The Biden administration reached a deal this week to cancel $6 billion in federal student loan debt for about 200,000 borrowers who attended mostly for-profit colleges.
The agreement covers more than 150 schools, including DeVry University, the University of Phoenix, and the recently defunct ITT Technical Institute.
Another 68,000 borrowers who didn’t attend eligible colleges will have their applications for relief almost tracked under the deal.
The lawsuit was originally filed in 2019 and argued that the Department of Education intentionally stalled the borrower defense process, which is how people apply for relief if they believe a college they attended made false advertising claims.
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Eileen Connor, the director of the Project on Predatory Student Lending, which represented the plaintiffs, celebrated the “momentous proposed settlement” on Thursday.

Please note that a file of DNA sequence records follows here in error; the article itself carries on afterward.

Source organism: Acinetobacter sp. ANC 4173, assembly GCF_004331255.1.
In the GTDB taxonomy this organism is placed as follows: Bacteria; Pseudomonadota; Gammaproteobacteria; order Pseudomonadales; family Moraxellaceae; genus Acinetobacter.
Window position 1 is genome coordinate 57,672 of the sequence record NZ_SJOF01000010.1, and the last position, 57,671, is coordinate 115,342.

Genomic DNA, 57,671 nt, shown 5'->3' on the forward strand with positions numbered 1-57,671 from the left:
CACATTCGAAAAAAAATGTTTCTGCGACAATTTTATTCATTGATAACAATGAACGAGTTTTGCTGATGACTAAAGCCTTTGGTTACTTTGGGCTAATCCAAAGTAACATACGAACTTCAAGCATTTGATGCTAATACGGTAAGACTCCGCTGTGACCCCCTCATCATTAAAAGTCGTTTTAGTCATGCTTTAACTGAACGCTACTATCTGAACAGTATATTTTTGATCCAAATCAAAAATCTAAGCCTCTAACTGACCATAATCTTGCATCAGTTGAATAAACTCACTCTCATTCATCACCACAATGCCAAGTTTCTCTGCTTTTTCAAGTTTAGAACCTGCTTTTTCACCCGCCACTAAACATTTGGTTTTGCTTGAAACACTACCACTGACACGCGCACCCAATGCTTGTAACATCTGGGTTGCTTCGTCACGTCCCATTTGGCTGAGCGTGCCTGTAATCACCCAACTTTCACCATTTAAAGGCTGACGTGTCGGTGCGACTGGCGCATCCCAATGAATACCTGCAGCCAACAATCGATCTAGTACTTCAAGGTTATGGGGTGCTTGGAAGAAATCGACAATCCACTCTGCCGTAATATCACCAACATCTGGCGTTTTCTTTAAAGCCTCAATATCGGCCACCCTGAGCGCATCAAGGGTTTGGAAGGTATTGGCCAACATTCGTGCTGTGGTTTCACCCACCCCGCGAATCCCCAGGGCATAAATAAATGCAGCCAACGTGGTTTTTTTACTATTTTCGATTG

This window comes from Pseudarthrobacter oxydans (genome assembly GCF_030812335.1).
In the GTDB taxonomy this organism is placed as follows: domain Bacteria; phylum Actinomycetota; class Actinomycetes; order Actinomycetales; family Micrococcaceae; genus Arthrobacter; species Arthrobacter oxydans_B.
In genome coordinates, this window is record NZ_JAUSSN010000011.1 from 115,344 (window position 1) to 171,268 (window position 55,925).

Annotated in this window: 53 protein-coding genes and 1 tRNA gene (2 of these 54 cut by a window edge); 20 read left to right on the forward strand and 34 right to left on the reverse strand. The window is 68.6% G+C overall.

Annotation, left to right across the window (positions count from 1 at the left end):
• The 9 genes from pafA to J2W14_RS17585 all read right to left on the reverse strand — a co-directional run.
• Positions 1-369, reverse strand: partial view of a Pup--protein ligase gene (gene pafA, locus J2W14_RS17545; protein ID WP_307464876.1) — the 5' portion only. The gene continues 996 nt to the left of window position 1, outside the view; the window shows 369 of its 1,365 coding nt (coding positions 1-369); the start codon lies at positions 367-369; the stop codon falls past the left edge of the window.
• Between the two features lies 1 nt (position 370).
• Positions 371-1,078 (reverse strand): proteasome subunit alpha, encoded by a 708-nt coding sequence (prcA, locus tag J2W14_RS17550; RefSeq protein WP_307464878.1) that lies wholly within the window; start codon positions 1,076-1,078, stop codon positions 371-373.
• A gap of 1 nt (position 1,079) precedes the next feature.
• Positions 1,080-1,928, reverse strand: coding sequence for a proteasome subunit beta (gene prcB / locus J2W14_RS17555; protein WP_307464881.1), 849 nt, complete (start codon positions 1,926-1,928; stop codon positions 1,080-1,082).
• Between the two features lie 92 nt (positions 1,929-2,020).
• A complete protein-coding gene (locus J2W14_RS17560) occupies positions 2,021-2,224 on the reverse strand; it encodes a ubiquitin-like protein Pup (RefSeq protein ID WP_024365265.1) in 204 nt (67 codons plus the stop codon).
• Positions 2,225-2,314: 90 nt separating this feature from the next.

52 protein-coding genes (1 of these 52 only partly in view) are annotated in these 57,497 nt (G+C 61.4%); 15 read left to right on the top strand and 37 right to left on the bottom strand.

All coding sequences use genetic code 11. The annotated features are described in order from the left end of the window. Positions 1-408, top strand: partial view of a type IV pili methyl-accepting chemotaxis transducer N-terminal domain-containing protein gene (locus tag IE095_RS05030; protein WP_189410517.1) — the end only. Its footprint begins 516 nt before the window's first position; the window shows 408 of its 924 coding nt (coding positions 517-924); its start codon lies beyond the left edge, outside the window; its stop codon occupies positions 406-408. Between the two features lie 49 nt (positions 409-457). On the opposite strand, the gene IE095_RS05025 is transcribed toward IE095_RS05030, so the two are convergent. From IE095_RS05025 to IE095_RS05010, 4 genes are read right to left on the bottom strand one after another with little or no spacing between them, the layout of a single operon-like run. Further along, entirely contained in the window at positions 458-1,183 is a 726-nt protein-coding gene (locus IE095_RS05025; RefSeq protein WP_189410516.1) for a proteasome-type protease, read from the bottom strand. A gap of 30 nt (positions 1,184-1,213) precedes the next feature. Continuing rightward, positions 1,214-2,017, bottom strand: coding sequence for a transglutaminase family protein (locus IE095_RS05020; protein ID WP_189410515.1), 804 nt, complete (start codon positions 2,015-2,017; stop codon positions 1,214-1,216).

“It will not only help secure billions of dollars in debt cancellation for defrauded students, but charts a borrower defense process that is fair, just, and efficient for future borrowers,” she said in a statement.
A hearing for a judge to give the final sign-off on the deal is scheduled for July 28.
The deal comes weeks after the Biden administration announced that it would cancel about $5.8 billion in debt for anyone who attended a Corinthian School.
Since the first days of the Biden administration, the progressive wing of the Democratic Party has been pushing the president to cancel $50,000 of student loan debt for every borrower.
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Biden has so far resisted those calls, but the Washington Post reported last month that the White House is considering canceling up to $10,000 in student debt for every borrower who makes less than $150,000 annually, or $300,000 combined for married couples.
The Associated Press contributed to this report.